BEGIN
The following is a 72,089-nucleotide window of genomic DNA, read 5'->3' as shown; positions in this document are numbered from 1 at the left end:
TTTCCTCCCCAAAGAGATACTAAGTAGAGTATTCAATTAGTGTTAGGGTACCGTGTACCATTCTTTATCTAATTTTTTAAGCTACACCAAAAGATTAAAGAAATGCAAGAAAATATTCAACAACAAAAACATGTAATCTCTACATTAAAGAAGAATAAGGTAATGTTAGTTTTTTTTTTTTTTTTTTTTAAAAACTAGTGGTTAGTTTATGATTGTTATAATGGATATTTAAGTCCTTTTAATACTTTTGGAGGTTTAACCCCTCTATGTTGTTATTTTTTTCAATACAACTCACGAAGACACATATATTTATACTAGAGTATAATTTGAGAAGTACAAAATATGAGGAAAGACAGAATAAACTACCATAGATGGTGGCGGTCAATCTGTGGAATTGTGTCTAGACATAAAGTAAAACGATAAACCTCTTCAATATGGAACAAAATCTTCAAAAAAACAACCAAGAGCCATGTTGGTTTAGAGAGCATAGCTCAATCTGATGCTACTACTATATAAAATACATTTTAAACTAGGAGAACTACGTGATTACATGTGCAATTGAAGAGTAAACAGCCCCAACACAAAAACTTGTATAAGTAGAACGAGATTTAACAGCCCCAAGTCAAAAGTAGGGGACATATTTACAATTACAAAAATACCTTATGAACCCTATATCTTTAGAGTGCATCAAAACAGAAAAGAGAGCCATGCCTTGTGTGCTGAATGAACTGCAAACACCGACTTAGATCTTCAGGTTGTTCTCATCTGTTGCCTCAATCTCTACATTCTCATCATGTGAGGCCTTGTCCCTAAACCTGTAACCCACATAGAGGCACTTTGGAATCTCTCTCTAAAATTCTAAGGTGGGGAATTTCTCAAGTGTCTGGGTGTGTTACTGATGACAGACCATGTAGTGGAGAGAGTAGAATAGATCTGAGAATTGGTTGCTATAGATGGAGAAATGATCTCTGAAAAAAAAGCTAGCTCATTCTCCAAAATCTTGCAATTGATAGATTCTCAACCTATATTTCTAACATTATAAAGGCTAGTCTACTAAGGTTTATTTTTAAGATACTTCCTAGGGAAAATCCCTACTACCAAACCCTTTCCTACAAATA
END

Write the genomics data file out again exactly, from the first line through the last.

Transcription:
The following is a 72,089-nucleotide window of genomic DNA, read 5'->3' as shown; positions in this document are numbered from 1 at the left end:
TTTCCTCCCCAAAGAGATACTAAGTAGAGTATTCAATTAGTGTTAGGGTACCGTGTACCATTCTTTATCTAATTTTTTAAGCTACACCAAAAGATTAAAGAAATGCAAGAAAATATTCAACAACAAAAACATGTAATCTCTACATTAAAGAAGAATAAGGTAATGTTAGTTTTTTTTTTTTTTTTTTTTAAAAACTAGTGGTTAGTTTATGATTGTTATAATGGATATTTAAGTCCTTTTAATACTTTTGGAGGTTTAACCCCTCTATGTTGTTATTTTTTTCAATACAACTCACGAAGACACATATATTTATACTAGAGTATAATTTGAGAAGTACAAAATATGAGGAAAGACAGAATAAACTACCATAGATGGTGGCGGTCAATCTGTGGAATTGTGTCTAGACATAAAGTAAAACGATAAACCTCTTCAATATGGAACAAAATCTTCAAAAAAACAACCAAGAGCCATGTTGGTTTAGAGAGCATAGCTCAATCTGATGCTACTACTATATAAAATACATTTTAAACTAGGAGAACTACGTGATTACATGTGCAATTGAAGAGTAAACAGCCCCAACACAAAAACTTGTATAAGTAGAACGAGATTTAACAGCCCCAAGTCAAAAGTAGGGGACATATTTACAATTACAAAAATACCTTATGAACCCTATATCTTTAGAGTGCATCAAAACAGAAAAGAGAGCCATGCCTTGTGTGCTGAATGAACTGCAAACACCGACTTAGATCTTCAGGTTGTTCTCATCTGTTGCCTCAATCTCTACATTCTCATCATGTGAGGCCTTGTCCCTAAACCTGTAACCCACATAGAGGCACTTTGGAATCTCTCTCTAAAATTCTAAGGTGGGGAATTTCTCAAGTGTCTGGGTGTGTTACTGATGACAGACCATGTAGTGGAGAGAGTAGAATAGATCTGAGAATTGGTTGCTATAGATGGAGAAATGATCTCTGAAAAAAAAGCTAGCTCATTCTCCAAAATCTTGCAATTGATAGATTCTCAACCTATATTTCTAACATTATAAAGGCTAGTCTACTAAGGTTTATTTTTAAGATACTTCCTAGGGAAAATCCCTACTACCAAACCCTTTCCTACAAATA